Kinder Morgan is a company-specific illustration of this principle: Missing the date of a key event can dramatically affect your total returns. Imagine missing out Abbott Labs when it spun off Abbvie. Imagine missing out on Kraft when it spun off Mondelez. Heck, imagine missing out on the old Philip Morris before it spun off Philip Morris International, Kraft (and plus Mondelez), as well as Altria. Imagine missing out on Conoco when it spun off Phillips 66. Imagine selling any type of Kinder-Morgan affiliated investment prior to today’s announcement.
My thesis isn’t that you should hold because random stuff might happen that will make you later regret it, but rather, that the companies I frequently talk about here contain pieces that aren’t fully realized when they are a part of a conglomerate-type of structure.
Take something like Pepsi, an excellent blue-chip holding that has compounded at 12.96% annually if you had overpaid for the stock and bought it right before the crash of 1973.
Someone could reasonably look at the $91 price tag today and say, “This company looks 5-10% overvalued.” Most likely you would revise that conclusion if the Pepsi Board announced tomorrow that Pepsi was smashing itself into dozens of discrete businesses, spinning off Tostitos, 7-Up, Tropicana, Quaker Oats, Lay’s, Ruffles, Aquafina, Mountain Dew, Gatorade, Fritos, Cheetos, Doritos, and so on, all into their own publicly traded companies. The stock would shoot up to $150 or something like that, and someone who owned a thousand or two shares would feel that sensation of winning a lottery, suddenly having an entirely new blue-chip portfolio showing up out of thin air to pay dividends on their own.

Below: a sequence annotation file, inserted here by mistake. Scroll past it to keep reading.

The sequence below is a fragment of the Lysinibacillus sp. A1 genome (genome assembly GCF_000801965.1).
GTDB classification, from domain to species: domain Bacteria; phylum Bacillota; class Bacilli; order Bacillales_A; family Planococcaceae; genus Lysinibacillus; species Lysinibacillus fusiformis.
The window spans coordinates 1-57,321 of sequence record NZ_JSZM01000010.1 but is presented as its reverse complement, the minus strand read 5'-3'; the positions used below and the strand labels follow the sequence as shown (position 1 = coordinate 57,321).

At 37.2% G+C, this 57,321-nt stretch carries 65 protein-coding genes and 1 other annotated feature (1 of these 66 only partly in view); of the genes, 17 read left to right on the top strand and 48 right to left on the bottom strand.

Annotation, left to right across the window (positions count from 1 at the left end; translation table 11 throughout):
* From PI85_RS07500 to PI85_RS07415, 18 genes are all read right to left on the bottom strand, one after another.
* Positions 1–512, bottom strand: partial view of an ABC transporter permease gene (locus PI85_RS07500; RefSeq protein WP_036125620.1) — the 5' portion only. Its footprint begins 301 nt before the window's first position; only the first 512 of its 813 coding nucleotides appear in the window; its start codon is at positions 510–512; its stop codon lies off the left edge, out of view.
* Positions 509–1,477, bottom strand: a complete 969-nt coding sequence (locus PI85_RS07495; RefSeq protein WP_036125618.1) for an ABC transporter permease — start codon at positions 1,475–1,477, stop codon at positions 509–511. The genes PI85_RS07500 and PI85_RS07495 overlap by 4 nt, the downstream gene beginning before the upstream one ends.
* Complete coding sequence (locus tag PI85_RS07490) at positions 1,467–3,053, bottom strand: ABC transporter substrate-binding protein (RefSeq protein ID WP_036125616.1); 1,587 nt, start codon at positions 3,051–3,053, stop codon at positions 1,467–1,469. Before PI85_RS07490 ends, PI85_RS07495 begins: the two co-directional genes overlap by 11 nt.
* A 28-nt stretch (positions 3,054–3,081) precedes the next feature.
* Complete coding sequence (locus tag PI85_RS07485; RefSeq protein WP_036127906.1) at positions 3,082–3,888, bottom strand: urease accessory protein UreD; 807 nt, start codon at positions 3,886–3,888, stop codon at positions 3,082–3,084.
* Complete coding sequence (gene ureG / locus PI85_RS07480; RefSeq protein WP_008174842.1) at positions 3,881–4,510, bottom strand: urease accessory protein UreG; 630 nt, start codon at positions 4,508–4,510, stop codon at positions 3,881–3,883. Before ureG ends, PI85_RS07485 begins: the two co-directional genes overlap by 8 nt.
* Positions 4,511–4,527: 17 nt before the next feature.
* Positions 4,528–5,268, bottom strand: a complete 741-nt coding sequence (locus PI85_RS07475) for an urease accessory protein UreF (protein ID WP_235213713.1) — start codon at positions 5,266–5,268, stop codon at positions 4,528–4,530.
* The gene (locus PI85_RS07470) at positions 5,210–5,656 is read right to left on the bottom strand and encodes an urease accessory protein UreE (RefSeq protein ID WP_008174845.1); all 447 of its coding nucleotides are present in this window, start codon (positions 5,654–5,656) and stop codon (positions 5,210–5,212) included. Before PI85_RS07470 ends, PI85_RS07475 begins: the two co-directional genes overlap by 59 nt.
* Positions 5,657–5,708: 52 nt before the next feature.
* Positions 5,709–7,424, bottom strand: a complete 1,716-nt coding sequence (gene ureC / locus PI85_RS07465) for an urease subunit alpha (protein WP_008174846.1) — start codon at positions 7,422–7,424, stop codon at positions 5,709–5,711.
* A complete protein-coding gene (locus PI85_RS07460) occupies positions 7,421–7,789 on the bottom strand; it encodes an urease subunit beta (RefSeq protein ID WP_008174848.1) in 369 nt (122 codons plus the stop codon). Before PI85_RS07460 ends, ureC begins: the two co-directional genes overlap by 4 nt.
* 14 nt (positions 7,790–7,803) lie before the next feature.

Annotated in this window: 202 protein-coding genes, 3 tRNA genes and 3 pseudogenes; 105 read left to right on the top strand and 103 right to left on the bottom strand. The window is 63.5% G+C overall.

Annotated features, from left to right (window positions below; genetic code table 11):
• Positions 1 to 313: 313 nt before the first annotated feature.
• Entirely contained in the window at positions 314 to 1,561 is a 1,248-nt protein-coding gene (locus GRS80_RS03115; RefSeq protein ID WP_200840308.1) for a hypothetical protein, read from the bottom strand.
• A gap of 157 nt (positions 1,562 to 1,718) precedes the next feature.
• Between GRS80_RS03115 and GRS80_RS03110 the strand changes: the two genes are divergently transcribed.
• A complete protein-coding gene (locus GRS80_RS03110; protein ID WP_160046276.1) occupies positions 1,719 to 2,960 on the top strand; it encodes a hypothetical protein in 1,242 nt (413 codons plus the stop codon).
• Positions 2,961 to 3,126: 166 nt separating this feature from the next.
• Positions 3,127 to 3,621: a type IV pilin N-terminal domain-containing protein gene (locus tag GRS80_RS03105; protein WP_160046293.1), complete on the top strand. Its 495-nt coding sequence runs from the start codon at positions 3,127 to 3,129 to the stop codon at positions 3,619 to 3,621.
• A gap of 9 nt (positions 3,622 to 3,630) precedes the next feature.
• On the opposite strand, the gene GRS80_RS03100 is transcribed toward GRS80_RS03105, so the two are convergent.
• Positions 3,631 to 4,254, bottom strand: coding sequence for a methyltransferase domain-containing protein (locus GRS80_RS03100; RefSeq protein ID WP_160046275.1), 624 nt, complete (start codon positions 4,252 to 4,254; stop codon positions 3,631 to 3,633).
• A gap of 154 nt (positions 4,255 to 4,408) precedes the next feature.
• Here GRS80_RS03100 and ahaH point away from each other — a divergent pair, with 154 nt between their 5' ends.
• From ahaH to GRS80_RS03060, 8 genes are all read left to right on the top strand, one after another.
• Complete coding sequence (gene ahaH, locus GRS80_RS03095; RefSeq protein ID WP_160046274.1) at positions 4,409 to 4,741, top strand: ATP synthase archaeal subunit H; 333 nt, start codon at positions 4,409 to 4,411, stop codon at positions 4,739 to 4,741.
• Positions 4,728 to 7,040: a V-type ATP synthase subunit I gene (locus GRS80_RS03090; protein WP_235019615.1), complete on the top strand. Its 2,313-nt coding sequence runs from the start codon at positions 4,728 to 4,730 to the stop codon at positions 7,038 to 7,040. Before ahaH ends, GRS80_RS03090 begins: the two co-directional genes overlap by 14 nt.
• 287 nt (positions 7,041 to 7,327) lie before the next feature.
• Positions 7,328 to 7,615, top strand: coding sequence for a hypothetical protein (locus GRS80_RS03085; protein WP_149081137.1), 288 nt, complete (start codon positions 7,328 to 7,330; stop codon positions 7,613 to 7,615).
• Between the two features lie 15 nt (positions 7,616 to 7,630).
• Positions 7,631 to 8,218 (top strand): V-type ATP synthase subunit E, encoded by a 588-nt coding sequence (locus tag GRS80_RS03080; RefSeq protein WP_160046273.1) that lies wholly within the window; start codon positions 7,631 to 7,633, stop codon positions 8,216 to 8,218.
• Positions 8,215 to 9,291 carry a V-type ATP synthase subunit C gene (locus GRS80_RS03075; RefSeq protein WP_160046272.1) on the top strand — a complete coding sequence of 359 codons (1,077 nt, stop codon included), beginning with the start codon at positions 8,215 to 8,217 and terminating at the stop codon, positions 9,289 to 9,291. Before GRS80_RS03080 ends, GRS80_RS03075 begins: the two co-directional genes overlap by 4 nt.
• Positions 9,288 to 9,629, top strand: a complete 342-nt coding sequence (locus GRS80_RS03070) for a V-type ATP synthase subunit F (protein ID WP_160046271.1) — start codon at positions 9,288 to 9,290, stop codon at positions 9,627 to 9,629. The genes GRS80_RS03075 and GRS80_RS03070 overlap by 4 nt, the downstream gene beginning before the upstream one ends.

When the brands are combined under one corporate umbrella, they don’t get appreciated as much, and this discounting can cause regret if you sell shares under a belief that the stock is expensive but an event that unlocks value (I don’t like that worn-out phrase, but it’s appropriate here) occurs while you were taking a breather from a stock that you already appreciate and have owned in the past but sold for a reason you’ve come to regret.
This Kinder Morgan news give us two other reminders as well: Shorting a stock is dumb because someone could always overpay to take the company private. Even if Kinder Morgan is only worth a third of its buyout price (I don’t believe this but I’m posing that hypothetical), it doesn’t matter: You’ve permanently lost if you’ve shorted the stock and the buyout goes through. Someone irrationally gobbling up the stock makes you responsible for covering, and I would imagine this would be one of the most frustrating experiences an investor can encounter. The other lesson is this: Even if Kinder Morgan didn’t announce this buyout, things would still work out. As I mentioned with Pepsi, the company has still returned almost 13% over the past four decades even if you overpaid at the time and even though the company spent a lot more time collecting businesses than spinning them off or relying on one-time events. Great assets sitting on the balance sheet will always reward owners over time, even if it’s not in short bursts like you saw today with Kinder Morgan.
Note: I’ll try to do a more detailed write-up on the terms of the Kinder Morgan combination specifically when I get a chance, as this article was more of a broad overview on general principles applied in real-time, sticking with my recent theme of taking timeless principles and discussing their application with business events that are actually unfolding in real time.